Foundry United Methodist Church

Rev. Dean Snyder, Senior Minister

 

 

 

To Leap and to Dance

Sunday, July 16, 2006

 

 

II Samuel 6: 1-5; 12b-19

 

Rev. Dean Snyder

 

As I sat this week with this story of David leaping and dancing, I found myself thinking about three questions about my own life and I would like, in turn, to ask you to think about the same questions this morning:

 

The first question is this: What in your life has caused you, literally or metaphorically, to leap and to dance?

 

I asked some friends this question this past week. One of them said “falling in love.” “I could have danced all night,” he said, “and still have danced some more.”

 

Another replied it was being with his partner on the Cape (Cape Cod), where he and his partner could dance and just be who they were without having to worry about what people might think or say.

 

For David it was bringing the ark of God to Jerusalem. It made him want to leap and dance.

 

At first, David’s bringing the ark of God into Jerusalem might seem quite different from falling in love or being able to dance with your partner on the Cape. They might seem like very different things, but I wonder if they are?

 

The Ark of the Covenant had been part of Israel’s history since the time of Sinai. It was a sign of God’s presence with the people of Israel – a sign of who Israel was as God’s people called by God to be a blessing to all the world.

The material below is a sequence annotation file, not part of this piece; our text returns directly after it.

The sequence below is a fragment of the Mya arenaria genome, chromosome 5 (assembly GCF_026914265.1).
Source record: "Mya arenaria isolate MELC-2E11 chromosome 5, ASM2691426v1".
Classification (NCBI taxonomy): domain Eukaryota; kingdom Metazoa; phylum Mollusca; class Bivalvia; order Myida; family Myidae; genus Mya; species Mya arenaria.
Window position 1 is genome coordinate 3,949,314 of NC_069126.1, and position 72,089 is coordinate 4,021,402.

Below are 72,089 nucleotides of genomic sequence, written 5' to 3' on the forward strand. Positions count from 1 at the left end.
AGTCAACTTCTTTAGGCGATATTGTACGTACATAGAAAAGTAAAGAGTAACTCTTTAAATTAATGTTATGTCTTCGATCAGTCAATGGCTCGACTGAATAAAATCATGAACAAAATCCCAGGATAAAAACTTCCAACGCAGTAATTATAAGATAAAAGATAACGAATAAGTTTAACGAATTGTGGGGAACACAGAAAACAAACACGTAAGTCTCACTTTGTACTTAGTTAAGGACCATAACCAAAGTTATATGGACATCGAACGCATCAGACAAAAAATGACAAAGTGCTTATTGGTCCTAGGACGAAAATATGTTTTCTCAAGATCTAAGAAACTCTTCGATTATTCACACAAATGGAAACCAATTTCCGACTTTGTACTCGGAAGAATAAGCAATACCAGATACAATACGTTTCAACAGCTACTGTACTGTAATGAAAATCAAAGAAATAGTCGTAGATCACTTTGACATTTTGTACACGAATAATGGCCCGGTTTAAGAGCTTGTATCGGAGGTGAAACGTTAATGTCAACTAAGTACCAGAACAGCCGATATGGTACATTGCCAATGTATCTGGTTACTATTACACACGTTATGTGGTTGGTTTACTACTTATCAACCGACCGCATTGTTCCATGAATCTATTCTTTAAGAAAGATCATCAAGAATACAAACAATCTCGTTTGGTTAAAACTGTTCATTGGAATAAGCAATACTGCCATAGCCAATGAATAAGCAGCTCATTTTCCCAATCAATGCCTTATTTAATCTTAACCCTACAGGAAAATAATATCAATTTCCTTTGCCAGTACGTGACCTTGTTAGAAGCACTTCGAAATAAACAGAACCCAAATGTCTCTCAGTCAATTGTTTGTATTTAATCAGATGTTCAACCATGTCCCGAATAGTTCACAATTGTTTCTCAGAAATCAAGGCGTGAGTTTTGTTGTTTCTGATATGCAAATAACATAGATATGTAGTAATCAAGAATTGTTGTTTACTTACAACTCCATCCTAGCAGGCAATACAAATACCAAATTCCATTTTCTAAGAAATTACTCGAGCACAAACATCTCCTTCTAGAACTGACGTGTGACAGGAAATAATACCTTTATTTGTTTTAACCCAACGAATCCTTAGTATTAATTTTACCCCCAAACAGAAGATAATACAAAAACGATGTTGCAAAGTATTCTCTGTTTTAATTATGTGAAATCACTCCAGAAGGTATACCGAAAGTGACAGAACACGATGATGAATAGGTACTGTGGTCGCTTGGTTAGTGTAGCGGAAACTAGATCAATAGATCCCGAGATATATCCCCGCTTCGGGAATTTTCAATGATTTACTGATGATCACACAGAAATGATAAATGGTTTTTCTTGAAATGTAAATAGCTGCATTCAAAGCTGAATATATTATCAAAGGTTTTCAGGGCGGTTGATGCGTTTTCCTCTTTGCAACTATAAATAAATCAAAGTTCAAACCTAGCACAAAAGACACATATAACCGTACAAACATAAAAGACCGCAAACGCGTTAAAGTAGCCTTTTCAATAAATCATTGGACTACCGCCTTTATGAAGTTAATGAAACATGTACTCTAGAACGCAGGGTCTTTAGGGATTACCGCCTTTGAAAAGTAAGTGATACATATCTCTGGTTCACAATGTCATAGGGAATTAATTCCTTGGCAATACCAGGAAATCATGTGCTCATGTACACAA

The ark had gone with the Israelites through their 40 years in the wilderness. The ark had led the way when the children of Israel had passed over the Jordan River into the Promised Land. Once they got there, the ark had been cared for by the priest Eli and by Eli’s disciple, Samuel.

 

Then it had been captured by Israel’s enemies, the Philistines, who had kept it for some time but finally decided it was bad luck and they sent it back to Israel. But the new king of Israel, the first king of Israel, Saul, was not interested in the Ark. And so the Ark sat in somebody’s backyard for 20 years. It just sat in Abinadab’s back yard for 20 years, uncared for and unattended until Saul had died and David became king.

 

King David went and sent a group of people to fetch the Ark of God, the Ark of the Covenant, from where it was just sitting uncared for. David rescued the Ark from Abinadab’s back yard, built a new cart to carry it, and he had it brought to his capital city of Jerusalem. And as the Ark was coming into the city, David began to dance and to leap and to celebrate. David had fallen in love with God.

 

He reclaimed Israel’s identity and heritage and story as the children of God, as God’s people with a mission and a calling that God had given them to be and to do. David had made Israel whole again. He restored a part of Israel that had been lost and forgotten during Saul’s kingship. He made Israel whole again and it made him want to dance and to leap.